Acta Psychologia Sinica, 23, 278-283 (in Chinese). Tang, C. H. (1996). A treasury of China’s wisdom. Beijing: Foreign Languages Press. Tseng, W. S. (1973). The development of psychiatric concepts in traditional Chinese medicine. Archives of General Psychiatry, 29, 569-575. Wang, J. S. (1979). The role played by the psychological factors in the clinical mechanism of acupuncture anaesthesia. Acta Psychologia Sinica, 11, 88-97 (in Chinese). Wang, L. (1994). Marriage and family therapy with people from China. Contemporary Family Therapy, 16(1), 25-37. Wang, X. Z. (1995). Academics face funding challenge.
China Daily, January 30 (in Chinese). Wang, Z. M. (1993). Psychology in China: A review dedicated to Li Chen. Annual Review of Psychology, 44, 87-116. Woodworth, R. S. , & Marquis, D. G. (1949). Psychology. London: Methuen. Xie, Y. , Zhang, Y. , Yu, T. , & Jui, X. (1993). Relationship between life events and psychological well-being of minority college students. Chinese Mental Health Journal, 7(4), 182-184 (in Chinese). Xu, G. , Guo, L. , Fang, Y. , & Yan, H. (1994). Shanghai Workers’ Hotline Research Project Chinese Mental Health Journal, 8(4), 176-177 (in Chinese). Ying, Y.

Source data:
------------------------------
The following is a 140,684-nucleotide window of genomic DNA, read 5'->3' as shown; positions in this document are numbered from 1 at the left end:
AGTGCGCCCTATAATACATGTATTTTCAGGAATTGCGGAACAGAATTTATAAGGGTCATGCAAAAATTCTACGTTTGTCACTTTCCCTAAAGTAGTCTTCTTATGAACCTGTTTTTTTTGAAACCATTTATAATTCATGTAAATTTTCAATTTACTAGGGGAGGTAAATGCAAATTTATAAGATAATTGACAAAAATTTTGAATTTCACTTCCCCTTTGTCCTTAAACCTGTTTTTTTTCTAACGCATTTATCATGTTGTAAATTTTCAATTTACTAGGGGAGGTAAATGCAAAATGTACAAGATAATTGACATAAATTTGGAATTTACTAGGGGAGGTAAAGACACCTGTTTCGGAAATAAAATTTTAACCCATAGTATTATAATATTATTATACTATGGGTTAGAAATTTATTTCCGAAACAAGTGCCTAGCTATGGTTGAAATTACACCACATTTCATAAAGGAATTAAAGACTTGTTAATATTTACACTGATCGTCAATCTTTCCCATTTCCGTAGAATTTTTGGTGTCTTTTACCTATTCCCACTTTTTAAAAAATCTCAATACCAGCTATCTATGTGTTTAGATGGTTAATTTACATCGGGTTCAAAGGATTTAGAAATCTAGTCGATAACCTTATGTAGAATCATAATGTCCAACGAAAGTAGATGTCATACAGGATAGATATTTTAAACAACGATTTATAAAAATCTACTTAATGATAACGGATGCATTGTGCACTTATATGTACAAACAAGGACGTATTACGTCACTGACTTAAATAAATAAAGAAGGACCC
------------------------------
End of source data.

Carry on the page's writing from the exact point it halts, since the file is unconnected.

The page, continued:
W. , ; Zhang, X. L. (1992, Jan-Jul, No. 28-29). Attitude toward childbearing in rural Beijing: A decade after launching the one-child policy. Bulletin of the Hong Kong Psychological Society, 27-37. Yu, B. L. , Feng, L. , ; Cao, H. Q. (1990). Visual perception of Chinese characters: Effects of perceptual task and Chinese character attributes. Acta Psychologia Sinica, 23, 141-148 (in Chinese). Yue, G. (1994). More on Chinese theoretical psychology: A rejoinder to Matthias Petzold. Theory and Psychology, 4(2), 281-283. Zhang, H. C. (1988). Psychological measurement in China.
International Journal of Psychology, 23, 101-177. Zhang, H. C. , ; Shu, H. (1989). Phonetic similar and graphic similar priming effects in pronouncing Chinese characters. Acta Psychologia Sinica, 21, 284-289 (in Chinese). Zhang, J. J. , Zhang, H. C. , ; Peng, D. L. (1990). The semantic retrieval of Chinese characters in the classifying process. Acta Psychologia Sinica, 23, 397-405 (in Chinese). Zhu, Z. X. (1962). Child psychology. Beijing: People’s Education Press (in Chinese). Zhu, Z. X. , & Lin, C. D. (1986). Developmental psychology of thinking. Beijing: Beijing Normal University Press (in Chinese).